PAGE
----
The slow bisque goes at 80F/hr to 250, 200F/hr to 1000, 100F/hr to 1100, 180F/hr to 1695 and 80F/hr to for a 13 hour firing to 1945F. The fast bisque slims that to 10 hours by increasing the rate-of-rise at each step. Their slow 7 hour cone 04 glaze firing goes to 250F at 150F/hr, 1695F at 400F/hr and 1945F at 120F/hr. The fast schedule has only two steps: 570F/hr to 1695F and 200/hr to 1945F. The cone 6 glaze firings use the same steps except they add 287 degrees F to the target temperature on the last two steps. There are no holds at any of these steps.
An account at insight-live.com provides an excellent environment to develop and maintain firing schedules as a part of a larger regimen of managing recipe, material and test data.
I document programs in my account at insight-live.com, then print them out and enter them into the controller. This controller can hold six, it calls them Users. The one I last edited is the one that runs when I press "Start". When I press the "Enter Program" button it asks which User: I key in "2" (for my cone 6 lab tests). It asks how many segments: I press Enter to accept the 3 (remember, I am editing the program). After that it asks questions about each step (rows 2, 3, 4): the Ramp "rA" (degrees F/hr), the Temperature to go to (°F) to and the Hold time in minutes (HLdx). In this program I am heating at 300F/hr to 240F and holding 60 minutes, then 400/hr to 2095 and holding zero minutes, then at 108/hr to 2195 and holding 10 minutes. The last step is to set a temperature where an alarm should start sounding (I set 9999 so it will never sound). When complete it reads "Idle". Then I press the "Start" button to begin. If I want to change it I press the "Stop" button. Those ten other buttons? Don't use them, automatic firing is not accurate. One more thing: If it is not responding to "Enter Program" press the Stop button first.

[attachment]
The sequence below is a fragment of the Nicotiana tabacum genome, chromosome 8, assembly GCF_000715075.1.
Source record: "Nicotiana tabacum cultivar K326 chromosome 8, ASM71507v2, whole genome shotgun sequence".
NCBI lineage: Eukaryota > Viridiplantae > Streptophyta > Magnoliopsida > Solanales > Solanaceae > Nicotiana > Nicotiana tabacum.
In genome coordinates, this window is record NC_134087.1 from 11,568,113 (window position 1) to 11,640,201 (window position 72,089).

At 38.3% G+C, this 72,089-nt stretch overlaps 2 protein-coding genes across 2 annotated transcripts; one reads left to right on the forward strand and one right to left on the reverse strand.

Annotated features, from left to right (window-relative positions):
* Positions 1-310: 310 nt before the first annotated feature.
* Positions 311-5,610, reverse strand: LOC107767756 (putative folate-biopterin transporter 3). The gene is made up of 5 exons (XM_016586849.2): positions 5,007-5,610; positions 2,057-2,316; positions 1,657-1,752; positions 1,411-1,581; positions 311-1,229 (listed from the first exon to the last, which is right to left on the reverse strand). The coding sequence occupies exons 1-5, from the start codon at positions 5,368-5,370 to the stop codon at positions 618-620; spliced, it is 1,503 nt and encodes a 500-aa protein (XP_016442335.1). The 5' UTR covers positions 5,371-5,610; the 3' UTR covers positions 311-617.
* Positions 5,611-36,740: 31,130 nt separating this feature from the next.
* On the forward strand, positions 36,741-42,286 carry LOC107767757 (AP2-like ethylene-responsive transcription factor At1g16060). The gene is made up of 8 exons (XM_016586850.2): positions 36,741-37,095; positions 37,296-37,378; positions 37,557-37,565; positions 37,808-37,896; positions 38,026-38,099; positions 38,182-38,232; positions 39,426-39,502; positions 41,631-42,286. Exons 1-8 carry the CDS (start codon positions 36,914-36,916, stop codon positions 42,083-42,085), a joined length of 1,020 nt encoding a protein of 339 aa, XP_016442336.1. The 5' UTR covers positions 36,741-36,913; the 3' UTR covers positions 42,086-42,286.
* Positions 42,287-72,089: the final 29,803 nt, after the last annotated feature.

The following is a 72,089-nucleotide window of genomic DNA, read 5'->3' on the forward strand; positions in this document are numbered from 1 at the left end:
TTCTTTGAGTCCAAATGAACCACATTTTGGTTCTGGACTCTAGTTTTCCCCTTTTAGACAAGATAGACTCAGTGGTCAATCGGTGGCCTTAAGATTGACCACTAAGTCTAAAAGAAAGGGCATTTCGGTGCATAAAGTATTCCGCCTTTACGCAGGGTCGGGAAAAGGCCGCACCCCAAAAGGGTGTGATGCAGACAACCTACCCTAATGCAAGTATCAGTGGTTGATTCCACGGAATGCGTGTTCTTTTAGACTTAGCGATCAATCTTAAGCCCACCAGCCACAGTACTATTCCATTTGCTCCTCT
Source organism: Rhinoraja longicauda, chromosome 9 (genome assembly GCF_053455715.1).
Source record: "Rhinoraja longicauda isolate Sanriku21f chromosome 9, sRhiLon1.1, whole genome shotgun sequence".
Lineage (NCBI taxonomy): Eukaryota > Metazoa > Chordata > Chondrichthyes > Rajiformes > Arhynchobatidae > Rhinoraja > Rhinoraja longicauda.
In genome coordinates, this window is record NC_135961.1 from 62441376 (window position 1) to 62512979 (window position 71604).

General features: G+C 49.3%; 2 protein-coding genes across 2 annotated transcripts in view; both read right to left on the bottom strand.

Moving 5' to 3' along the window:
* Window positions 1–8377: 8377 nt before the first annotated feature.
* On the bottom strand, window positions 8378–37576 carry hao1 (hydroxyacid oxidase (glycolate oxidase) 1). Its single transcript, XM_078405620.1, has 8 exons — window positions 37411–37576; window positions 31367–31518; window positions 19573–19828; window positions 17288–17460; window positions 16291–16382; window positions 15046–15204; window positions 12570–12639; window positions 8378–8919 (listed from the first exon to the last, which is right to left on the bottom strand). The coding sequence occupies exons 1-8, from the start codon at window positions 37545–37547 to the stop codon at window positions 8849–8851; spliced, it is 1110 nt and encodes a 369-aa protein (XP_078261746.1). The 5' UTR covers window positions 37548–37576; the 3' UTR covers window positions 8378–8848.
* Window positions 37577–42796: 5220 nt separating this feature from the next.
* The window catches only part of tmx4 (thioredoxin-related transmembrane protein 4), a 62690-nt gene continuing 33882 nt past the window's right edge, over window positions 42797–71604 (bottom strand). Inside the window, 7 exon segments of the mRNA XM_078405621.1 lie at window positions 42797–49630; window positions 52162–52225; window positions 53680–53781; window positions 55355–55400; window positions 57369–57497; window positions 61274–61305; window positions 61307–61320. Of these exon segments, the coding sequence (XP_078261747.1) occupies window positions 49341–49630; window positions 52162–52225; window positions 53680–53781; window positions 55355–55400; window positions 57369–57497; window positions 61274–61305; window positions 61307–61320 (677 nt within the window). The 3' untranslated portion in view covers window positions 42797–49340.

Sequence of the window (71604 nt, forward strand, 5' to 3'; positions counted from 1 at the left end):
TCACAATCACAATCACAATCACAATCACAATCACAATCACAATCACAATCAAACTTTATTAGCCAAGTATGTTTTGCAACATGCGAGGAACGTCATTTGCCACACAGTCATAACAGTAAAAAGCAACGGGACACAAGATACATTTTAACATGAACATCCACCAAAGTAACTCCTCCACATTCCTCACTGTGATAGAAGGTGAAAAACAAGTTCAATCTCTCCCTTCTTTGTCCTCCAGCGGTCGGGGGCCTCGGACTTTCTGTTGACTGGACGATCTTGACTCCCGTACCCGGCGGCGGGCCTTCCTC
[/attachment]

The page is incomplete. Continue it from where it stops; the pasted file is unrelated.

A cone 11 oxidation firing schedule used at Plainsman Clays (maintained in our account at insight-live.com). Using these schedules we can predict the end of a firing within 5-10 minutes at all temperatures. We can also link schedules to recipes and report a schedule so it can be taken to the kiln and used as a guide to enter the program.
These are the inside uppers on two mugs made from the same clay with the same clear glaze. The one on the left was fired in a large electric kiln full of ware (thus it cooled relatively slowly). The one on the right was in a test kiln and was cooled rapidly. This glaze contains 40% Ferro Frit 3134 so there is plenty of boron and plenty of calica to grow the borosilicate crystals that cause the cloudiness in the glass. But in the faster cooling kiln they do not have time to grow.